Sacred Heart of Jesus, kindle the fire of your divine love within our hearts!

Saint Valentine, patron of love, young people, and happy marriages, pray for us and our future spouses!

Stephanie can be reached at


About Author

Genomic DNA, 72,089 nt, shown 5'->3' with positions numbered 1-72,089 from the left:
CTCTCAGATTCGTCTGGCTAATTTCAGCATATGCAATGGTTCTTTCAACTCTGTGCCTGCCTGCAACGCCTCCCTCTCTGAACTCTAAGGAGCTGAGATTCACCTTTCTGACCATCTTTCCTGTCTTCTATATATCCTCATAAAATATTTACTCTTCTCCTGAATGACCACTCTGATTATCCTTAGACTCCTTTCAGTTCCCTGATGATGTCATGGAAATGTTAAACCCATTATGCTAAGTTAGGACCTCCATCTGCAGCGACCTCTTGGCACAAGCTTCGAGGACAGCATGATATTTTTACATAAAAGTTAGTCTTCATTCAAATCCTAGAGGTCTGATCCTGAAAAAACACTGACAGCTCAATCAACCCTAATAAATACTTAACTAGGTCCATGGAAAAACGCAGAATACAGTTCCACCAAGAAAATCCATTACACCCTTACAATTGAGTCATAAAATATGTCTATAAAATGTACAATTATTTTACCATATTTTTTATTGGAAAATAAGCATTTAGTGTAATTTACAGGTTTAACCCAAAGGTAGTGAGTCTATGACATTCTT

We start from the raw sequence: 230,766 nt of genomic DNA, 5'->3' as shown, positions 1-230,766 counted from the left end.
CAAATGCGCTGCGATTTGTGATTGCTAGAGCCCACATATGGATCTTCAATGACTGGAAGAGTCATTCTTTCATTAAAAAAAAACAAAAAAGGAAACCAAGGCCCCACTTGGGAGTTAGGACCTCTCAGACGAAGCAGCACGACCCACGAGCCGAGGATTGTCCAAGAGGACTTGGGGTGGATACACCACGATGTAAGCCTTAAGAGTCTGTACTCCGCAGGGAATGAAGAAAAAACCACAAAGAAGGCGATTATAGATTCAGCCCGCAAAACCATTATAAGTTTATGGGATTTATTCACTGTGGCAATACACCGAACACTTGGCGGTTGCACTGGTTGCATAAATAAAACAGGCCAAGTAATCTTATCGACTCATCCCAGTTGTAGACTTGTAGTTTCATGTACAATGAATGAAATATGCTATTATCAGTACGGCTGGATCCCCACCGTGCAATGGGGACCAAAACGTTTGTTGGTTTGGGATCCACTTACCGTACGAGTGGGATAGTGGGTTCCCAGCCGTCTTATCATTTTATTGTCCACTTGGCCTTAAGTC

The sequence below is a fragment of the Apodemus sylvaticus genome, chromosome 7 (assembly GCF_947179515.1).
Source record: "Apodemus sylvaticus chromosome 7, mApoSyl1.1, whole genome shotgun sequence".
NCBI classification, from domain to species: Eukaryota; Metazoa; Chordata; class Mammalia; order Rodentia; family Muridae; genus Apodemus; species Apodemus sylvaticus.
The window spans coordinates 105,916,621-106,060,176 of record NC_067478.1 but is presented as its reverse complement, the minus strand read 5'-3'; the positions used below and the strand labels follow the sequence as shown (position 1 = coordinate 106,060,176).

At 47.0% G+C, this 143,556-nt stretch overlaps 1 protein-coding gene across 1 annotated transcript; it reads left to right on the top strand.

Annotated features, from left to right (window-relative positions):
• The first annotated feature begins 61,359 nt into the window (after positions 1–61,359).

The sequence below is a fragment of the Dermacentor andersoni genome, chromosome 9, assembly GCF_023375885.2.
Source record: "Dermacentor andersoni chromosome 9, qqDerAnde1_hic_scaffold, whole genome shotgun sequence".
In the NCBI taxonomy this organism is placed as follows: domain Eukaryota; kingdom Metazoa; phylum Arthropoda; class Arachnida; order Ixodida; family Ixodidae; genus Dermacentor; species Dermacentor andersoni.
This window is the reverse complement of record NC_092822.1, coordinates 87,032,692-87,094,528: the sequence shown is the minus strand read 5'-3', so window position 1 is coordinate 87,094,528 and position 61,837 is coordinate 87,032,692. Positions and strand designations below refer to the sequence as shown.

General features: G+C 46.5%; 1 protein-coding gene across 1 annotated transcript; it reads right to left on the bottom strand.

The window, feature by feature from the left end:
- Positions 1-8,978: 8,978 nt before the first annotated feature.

Lisa M. Hendey is the founder and editor of and the bestselling author of the Chime Travelers children's fiction series, The Grace of Yes, The Handbook for Catholic Moms and A Book of Saints for Catholic Moms. As a board member and frequent host on KNXT Catholic Television, Lisa has produced and hosted multiple programs and has appeared on EWTN and CatholicTV. Hendey hosted “Catholic Moments” on Radio Maria and is the technology contributor for EWTN’s SonRise Morning Show. Lisa's articles have appeared in Catholic Digest, National Catholic Register, and Our Sunday Visitor. Hendey travels internationally giving workshops on faith, family, and Catholic technology and communications topics. She was selected as an Elizabeth Egan Journalism Fellow, attended the Vatican Bloggers Meeting, the “Bishops and Bloggers” meeting and has written internationally on the work of Catholic Relief Services and Unbound. Hendey lives with her family in the Archdiocese of Los Angeles. Visit Lisa at for information on her speaking schedule or to invite her to visit your group, parish or organization.